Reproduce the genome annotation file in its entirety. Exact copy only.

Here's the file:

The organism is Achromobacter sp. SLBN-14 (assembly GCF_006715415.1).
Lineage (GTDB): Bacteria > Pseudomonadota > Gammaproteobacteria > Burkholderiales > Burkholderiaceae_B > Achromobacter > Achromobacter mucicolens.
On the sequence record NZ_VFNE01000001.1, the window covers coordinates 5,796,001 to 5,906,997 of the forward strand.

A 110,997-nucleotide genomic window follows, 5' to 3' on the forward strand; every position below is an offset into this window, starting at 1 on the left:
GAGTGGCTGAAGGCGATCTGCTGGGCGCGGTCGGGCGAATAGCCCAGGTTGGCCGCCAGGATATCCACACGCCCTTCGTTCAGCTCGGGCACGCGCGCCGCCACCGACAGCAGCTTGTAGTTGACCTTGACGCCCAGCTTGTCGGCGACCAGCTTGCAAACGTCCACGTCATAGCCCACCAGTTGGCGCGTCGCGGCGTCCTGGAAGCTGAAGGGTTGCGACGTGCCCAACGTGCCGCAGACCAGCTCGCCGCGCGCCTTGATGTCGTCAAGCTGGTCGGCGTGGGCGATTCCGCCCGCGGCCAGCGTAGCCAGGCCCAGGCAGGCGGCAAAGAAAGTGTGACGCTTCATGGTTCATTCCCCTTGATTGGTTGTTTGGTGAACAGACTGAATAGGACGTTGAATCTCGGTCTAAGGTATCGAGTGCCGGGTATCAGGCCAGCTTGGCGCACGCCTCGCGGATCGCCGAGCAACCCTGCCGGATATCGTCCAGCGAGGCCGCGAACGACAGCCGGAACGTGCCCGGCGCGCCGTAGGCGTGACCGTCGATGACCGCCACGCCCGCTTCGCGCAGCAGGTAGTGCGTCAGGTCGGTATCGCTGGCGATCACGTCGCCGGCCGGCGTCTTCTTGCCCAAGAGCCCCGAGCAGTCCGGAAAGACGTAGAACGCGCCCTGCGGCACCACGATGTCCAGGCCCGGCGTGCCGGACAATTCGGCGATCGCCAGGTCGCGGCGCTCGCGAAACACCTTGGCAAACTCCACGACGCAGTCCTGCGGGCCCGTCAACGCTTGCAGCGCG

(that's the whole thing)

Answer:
The organism is Achromobacter sp. SLBN-14 (assembly GCF_006715415.1).
Lineage (GTDB): Bacteria > Pseudomonadota > Gammaproteobacteria > Burkholderiales > Burkholderiaceae_B > Achromobacter > Achromobacter mucicolens.
On the sequence record NZ_VFNE01000001.1, the window covers coordinates 5,796,001 to 5,906,997 of the forward strand.

A 110,997-nucleotide genomic window follows, 5' to 3' on the forward strand; every position below is an offset into this window, starting at 1 on the left:
GAGTGGCTGAAGGCGATCTGCTGGGCGCGGTCGGGCGAATAGCCCAGGTTGGCCGCCAGGATATCCACACGCCCTTCGTTCAGCTCGGGCACGCGCGCCGCCACCGACAGCAGCTTGTAGTTGACCTTGACGCCCAGCTTGTCGGCGACCAGCTTGCAAACGTCCACGTCATAGCCCACCAGTTGGCGCGTCGCGGCGTCCTGGAAGCTGAAGGGTTGCGACGTGCCCAACGTGCCGCAGACCAGCTCGCCGCGCGCCTTGATGTCGTCAAGCTGGTCGGCGTGGGCGATTCCGCCCGCGGCCAGCGTAGCCAGGCCCAGGCAGGCGGCAAAGAAAGTGTGACGCTTCATGGTTCATTCCCCTTGATTGGTTGTTTGGTGAACAGACTGAATAGGACGTTGAATCTCGGTCTAAGGTATCGAGTGCCGGGTATCAGGCCAGCTTGGCGCACGCCTCGCGGATCGCCGAGCAACCCTGCCGGATATCGTCCAGCGAGGCCGCGAACGACAGCCGGAACGTGCCCGGCGCGCCGTAGGCGTGACCGTCGATGACCGCCACGCCCGCTTCGCGCAGCAGGTAGTGCGTCAGGTCGGTATCGCTGGCGATCACGTCGCCGGCCGGCGTCTTCTTGCCCAAGAGCCCCGAGCAGTCCGGAAAGACGTAGAACGCGCCCTGCGGCACCACGATGTCCAGGCCCGGCGTGCCGGACAATTCGGCGATCGCCAGGTCGCGGCGCTCGCGAAACACCTTGGCAAACTCCACGACGCAGTCCTGCGGGCCCGTCAACGCTTGCAGCGCG